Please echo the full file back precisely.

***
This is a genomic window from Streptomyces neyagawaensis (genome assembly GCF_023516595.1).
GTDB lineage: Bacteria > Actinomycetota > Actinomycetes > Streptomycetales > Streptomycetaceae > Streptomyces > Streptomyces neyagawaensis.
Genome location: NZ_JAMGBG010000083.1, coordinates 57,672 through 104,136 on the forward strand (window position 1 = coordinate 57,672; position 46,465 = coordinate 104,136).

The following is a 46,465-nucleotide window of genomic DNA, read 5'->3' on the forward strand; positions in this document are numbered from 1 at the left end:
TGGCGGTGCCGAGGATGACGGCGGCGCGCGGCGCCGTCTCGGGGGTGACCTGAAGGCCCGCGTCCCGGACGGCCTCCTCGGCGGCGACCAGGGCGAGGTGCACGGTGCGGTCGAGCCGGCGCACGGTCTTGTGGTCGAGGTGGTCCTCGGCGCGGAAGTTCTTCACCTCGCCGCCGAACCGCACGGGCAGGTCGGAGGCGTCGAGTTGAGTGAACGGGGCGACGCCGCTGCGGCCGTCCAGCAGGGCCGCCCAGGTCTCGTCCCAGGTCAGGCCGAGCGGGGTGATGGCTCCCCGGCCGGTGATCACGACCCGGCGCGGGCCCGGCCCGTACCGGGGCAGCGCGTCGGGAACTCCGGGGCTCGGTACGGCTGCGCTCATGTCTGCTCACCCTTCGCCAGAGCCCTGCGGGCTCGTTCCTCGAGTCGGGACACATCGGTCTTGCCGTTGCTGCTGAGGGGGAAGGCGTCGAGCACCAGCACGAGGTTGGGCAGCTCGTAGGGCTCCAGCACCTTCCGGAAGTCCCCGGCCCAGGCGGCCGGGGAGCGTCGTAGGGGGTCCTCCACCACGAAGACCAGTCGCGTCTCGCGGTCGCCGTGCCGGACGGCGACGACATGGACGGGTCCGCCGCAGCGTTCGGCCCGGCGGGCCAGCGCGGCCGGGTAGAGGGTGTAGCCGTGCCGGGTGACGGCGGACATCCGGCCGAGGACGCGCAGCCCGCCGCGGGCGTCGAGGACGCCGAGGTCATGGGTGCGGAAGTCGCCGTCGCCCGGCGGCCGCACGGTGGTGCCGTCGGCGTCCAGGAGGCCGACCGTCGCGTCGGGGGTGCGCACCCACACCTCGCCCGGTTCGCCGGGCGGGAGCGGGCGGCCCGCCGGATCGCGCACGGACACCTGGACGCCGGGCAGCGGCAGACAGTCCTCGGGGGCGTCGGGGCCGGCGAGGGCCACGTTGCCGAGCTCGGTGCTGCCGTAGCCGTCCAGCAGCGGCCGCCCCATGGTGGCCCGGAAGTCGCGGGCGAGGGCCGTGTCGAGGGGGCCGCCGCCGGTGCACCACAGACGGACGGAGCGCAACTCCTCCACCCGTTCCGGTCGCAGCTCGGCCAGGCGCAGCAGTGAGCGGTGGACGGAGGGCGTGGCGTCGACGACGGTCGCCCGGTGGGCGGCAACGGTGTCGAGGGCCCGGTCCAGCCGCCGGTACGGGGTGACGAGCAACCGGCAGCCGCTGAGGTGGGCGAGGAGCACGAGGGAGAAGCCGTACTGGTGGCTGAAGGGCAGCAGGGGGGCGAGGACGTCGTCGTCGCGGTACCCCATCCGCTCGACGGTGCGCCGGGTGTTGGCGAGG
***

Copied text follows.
This is a genomic window from Streptomyces neyagawaensis (genome assembly GCF_023516595.1).
GTDB lineage: Bacteria > Actinomycetota > Actinomycetes > Streptomycetales > Streptomycetaceae > Streptomyces > Streptomyces neyagawaensis.
Genome location: NZ_JAMGBG010000083.1, coordinates 57,672 through 104,136 on the forward strand (window position 1 = coordinate 57,672; position 46,465 = coordinate 104,136).

The following is a 46,465-nucleotide window of genomic DNA, read 5'->3' on the forward strand; positions in this document are numbered from 1 at the left end:
TGGCGGTGCCGAGGATGACGGCGGCGCGCGGCGCCGTCTCGGGGGTGACCTGAAGGCCCGCGTCCCGGACGGCCTCCTCGGCGGCGACCAGGGCGAGGTGCACGGTGCGGTCGAGCCGGCGCACGGTCTTGTGGTCGAGGTGGTCCTCGGCGCGGAAGTTCTTCACCTCGCCGCCGAACCGCACGGGCAGGTCGGAGGCGTCGAGTTGAGTGAACGGGGCGACGCCGCTGCGGCCGTCCAGCAGGGCCGCCCAGGTCTCGTCCCAGGTCAGGCCGAGCGGGGTGATGGCTCCCCGGCCGGTGATCACGACCCGGCGCGGGCCCGGCCCGTACCGGGGCAGCGCGTCGGGAACTCCGGGGCTCGGTACGGCTGCGCTCATGTCTGCTCACCCTTCGCCAGAGCCCTGCGGGCTCGTTCCTCGAGTCGGGACACATCGGTCTTGCCGTTGCTGCTGAGGGGGAAGGCGTCGAGCACCAGCACGAGGTTGGGCAGCTCGTAGGGCTCCAGCACCTTCCGGAAGTCCCCGGCCCAGGCGGCCGGGGAGCGTCGTAGGGGGTCCTCCACCACGAAGACCAGTCGCGTCTCGCGGTCGCCGTGCCGGACGGCGACGACATGGACGGGTCCGCCGCAGCGTTCGGCCCGGCGGGCCAGCGCGGCCGGGTAGAGGGTGTAGCCGTGCCGGGTGACGGCGGACATCCGGCCGAGGACGCGCAGCCCGCCGCGGGCGTCGAGGACGCCGAGGTCATGGGTGCGGAAGTCGCCGTCGCCCGGCGGCCGCACGGTGGTGCCGTCGGCGTCCAGGAGGCCGACCGTCGCGTCGGGGGTGCGCACCCACACCTCGCCCGGTTCGCCGGGCGGGAGCGGGCGGCCCGCCGGATCGCGCACGGACACCTGGACGCCGGGCAGCGGCAGACAGTCCTCGGGGGCGTCGGGGCCGGCGAGGGCCACGTTGCCGAGCTCGGTGCTGCCGTAGCCGTCCAGCAGCGGCCGCCCCATGGTGGCCCGGAAGTCGCGGGCGAGGGCCGTGTCGAGGGGGCCGCCGCCGGTGCACCACAGACGGACGGAGCGCAACTCCTCCACCCGTTCCGGTCGCAGCTCGGCCAGGCGCAGCAGTGAGCGGTGGACGGAGGGCGTGGCGTCGACGACGGTCGCCCGGTGGGCGGCAACGGTGTCGAGGGCCCGGTCCAGCCGCCGGTACGGGGTGACGAGCAACCGGCAGCCGCTGAGGTGGGCGAGGAGCACGAGGGAGAAGCCGTACTGGTGGCTGAAGGGCAGCAGGGGGGCGAGGACGTCGTCGTCGCGGTACCCCATCCGCTCGACGGTGCGCCGGGTGTTGGCGAGG